BISMARCK, N.D. (KXNET) — The holiday season is coming up, but before we delve into the more family-focused festivities such as Thanksgiving and Christmas, it’s time to celebrate the most exciting and spine-chilling months of the year. Halloween brings tales of terror, sweet treats, and frightening features to every state, and North Dakota is no exception. Fortunately, Fort Abraham Lincoln State Park is the perfect place to celebrate the season — and during the month of October, it takes on an entirely new light as ND’s most famous haunted house experience.
“This is the twenty-first year of the Haunted Fort ,” explains Park Manager Erik Dietrich. “It was originally started by the Fort Abraham Lincoln Foundation, and over time, it transitioned more into being run by the park itself. Now, we have a partnership with the Mandan Progress Organization to co-manage the exhibit.”
“When the foundation changed its mission and focus, there was a need for a partnership out here if the Haunted Fort was to continue,” recalls the Mandan Progress Organization’s Executive Director Matt Schanandore. “Our organization was always somewhat of a silent partner when it came to helping promote the event and get it out to the community. In the last few years, we’ve taken a bigger role in helping the park with infrastructure, staffing and core infrastructure, as well as continuing to do the marketing. It’s really become a signature event for the Mandan community, and a tradition for many people.”
Generally, the staff behind the fort’s creation tends to not start from scratch every year as much as add onto already existing ideas. This isn’t to say that the terrifying experience has never changed, however: throughout the decades, as both horror trends and the technology used to scare others have changed, the Fort has slowly been improving its Halloween showcase as time goes on, and eventually, the one-day event came to extend over several weekends. Over time, their original haunted house has grown and divided into four large and well-designed ‘scare zones’ — each of which includes its own unique set, theme, and costumed actors. The growth of these locations has become even more efficient with the assistance of the Mandan Progress Organization, who aid by providing more manpower, advertising, and brainstorming for the Fort’s operations. Recent years have also added a series of extra special nights where the Fort is run differently — including a ‘Spookless Night’ for kids to walk the houses without jumpscares, a Kids Bash featuring tours and carnival games, and ‘Darkness Unleashed’: the final day of operations, in which guests must use a glowstick to navigate through completely dark houses while encounting frightening figures.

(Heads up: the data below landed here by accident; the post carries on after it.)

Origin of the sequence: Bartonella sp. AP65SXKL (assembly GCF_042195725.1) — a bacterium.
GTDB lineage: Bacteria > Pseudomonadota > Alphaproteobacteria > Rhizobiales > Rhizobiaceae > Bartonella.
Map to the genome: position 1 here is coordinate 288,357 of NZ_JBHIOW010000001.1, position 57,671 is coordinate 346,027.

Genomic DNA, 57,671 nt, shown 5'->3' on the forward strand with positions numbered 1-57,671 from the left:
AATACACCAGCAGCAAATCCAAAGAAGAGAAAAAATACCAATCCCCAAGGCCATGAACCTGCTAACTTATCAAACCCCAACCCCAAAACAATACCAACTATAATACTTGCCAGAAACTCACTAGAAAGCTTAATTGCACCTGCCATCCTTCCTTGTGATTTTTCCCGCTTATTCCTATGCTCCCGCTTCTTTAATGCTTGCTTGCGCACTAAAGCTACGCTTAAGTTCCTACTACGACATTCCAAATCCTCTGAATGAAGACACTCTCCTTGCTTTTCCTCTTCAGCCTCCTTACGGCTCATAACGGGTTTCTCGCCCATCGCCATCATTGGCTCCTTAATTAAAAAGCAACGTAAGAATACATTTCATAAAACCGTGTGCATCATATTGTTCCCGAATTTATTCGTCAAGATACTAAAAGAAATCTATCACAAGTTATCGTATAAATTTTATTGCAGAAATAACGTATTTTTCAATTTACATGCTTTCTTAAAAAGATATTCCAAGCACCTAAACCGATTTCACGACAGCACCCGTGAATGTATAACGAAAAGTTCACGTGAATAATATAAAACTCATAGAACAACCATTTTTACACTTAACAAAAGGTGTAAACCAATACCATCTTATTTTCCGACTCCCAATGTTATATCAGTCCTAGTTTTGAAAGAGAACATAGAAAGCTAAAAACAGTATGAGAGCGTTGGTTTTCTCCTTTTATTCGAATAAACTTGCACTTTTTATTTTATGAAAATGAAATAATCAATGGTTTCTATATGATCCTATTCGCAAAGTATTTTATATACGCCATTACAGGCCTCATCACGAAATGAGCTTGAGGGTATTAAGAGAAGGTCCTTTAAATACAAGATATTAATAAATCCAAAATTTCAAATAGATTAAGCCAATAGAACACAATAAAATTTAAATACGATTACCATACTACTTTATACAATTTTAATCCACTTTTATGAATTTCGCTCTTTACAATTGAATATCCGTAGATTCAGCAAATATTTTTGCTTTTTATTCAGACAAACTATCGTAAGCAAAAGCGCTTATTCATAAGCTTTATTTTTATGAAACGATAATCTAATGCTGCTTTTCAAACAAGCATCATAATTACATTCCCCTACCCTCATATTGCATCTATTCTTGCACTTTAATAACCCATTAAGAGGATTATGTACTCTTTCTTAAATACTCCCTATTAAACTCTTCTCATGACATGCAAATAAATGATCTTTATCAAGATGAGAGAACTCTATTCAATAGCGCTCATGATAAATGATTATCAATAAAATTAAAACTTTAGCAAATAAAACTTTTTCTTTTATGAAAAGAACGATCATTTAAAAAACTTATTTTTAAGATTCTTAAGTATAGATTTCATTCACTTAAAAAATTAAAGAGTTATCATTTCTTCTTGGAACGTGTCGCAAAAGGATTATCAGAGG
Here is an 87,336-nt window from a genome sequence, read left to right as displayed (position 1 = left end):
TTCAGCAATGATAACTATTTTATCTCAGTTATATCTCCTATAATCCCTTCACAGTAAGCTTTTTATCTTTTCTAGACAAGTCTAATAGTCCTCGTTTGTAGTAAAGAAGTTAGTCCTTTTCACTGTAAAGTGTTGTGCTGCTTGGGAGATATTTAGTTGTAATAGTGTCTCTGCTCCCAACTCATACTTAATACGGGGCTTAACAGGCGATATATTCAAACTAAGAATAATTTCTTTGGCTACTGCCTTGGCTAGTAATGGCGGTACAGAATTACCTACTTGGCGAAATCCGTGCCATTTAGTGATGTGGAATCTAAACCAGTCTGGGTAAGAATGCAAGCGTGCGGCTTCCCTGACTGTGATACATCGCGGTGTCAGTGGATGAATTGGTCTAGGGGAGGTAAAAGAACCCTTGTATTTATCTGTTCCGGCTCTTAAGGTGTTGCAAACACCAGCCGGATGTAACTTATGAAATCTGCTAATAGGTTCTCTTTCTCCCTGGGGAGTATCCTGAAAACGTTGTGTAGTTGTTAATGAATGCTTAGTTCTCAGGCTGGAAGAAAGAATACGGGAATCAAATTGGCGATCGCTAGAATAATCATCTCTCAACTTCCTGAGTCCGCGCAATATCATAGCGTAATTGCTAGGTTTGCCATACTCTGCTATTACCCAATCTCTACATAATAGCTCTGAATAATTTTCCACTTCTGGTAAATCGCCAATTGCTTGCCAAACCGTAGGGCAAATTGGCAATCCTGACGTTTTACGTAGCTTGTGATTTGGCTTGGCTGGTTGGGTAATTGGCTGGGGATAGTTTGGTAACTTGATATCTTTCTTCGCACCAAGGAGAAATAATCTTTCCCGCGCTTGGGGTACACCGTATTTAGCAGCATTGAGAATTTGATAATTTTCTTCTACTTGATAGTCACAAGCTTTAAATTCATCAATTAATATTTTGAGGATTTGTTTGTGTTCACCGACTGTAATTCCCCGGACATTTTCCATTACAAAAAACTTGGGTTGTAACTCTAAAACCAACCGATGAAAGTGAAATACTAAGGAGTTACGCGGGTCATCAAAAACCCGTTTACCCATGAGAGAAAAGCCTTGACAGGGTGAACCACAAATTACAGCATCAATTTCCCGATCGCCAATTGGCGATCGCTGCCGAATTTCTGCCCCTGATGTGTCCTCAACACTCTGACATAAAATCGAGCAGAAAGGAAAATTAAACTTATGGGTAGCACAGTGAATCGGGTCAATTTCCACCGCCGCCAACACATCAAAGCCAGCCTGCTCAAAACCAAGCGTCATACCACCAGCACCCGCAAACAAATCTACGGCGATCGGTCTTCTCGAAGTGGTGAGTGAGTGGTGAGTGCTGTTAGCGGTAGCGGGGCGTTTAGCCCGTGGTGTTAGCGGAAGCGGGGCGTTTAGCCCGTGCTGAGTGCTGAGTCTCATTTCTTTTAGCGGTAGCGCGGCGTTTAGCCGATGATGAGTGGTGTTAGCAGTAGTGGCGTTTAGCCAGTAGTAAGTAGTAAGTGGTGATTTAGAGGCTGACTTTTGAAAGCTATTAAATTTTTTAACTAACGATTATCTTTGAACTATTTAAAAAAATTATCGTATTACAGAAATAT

“It’s definitely gotten bigger,” Dietrich states. “Right now, we do it every weekend in October. It’s grown tremendously in recent times, and a lot of that is due to the ingenuity of our staffers and the Mandan Progress Organization. They have so much passion for this, and they’re always coming up with new ideas and changes every year.”
“We follow a lot of the modern movies and ideas,” Schanandore says, “but Fort Abraham Lincoln has always been referred to as one of the most haunted places in North Dakota, so we don’t have to go too far outside of that boundary. A lot of our work simply plays off the idea that it is haunted, and often times we can use the same roles and environment to our advantage. We can enhance it, but it doesn’t take much to enhance in the first place.”
Contrary to what some might think, while the event only takes place in October, the process behind creating it is one that begins months in advance. If anything, the construction and scarer training — which typically take the longest amount of time for larger groups — is often the last aspect to be completed.
“We’re not really in the set or infrastructure building stage all year,” Schanandore explains, “but we definitely get into the design stages early. We’re only midway through this year’s event, and we’re already looking at things we can change or expand on — parts of the event that have worked and parts that haven’t. We start the design process in February and March of every year, and once we get into April and May, we’re already working on the marketing concepts. We don’t actually start building the mazes or working with the scarers until mid-September, so it ends up being a marathon to get everything ready to go by opening night. It really is a year-round process, and not about the build itself as much as what’s happening in the background. “
The work that goes into preparing and creating these haunted houses can be exhausting, but they’re all worthwhile — the Haunted Fort is the largest annual event at the park, and every year, the event draws in thousands of guests, both old and new, to experience thrill unlike any other in the state. In order to help display everything that the Haunted Fort has to offer, KX News’s digital columnist (a survivor of both fabricated haunted houses and actual ghost towns alike) took a brief spin through each of the event’s many scare zones to provide a few snapshots of what one can encounter in the depths of Fort Abraham Lincoln State Park. Be warned, though… the spirits tell us that photography in the haunted houses is typically forbidden. While they were able to make an exception for a fellow creature of the night, should you try to break the rules during your own visit, they will evidently be far less merciful.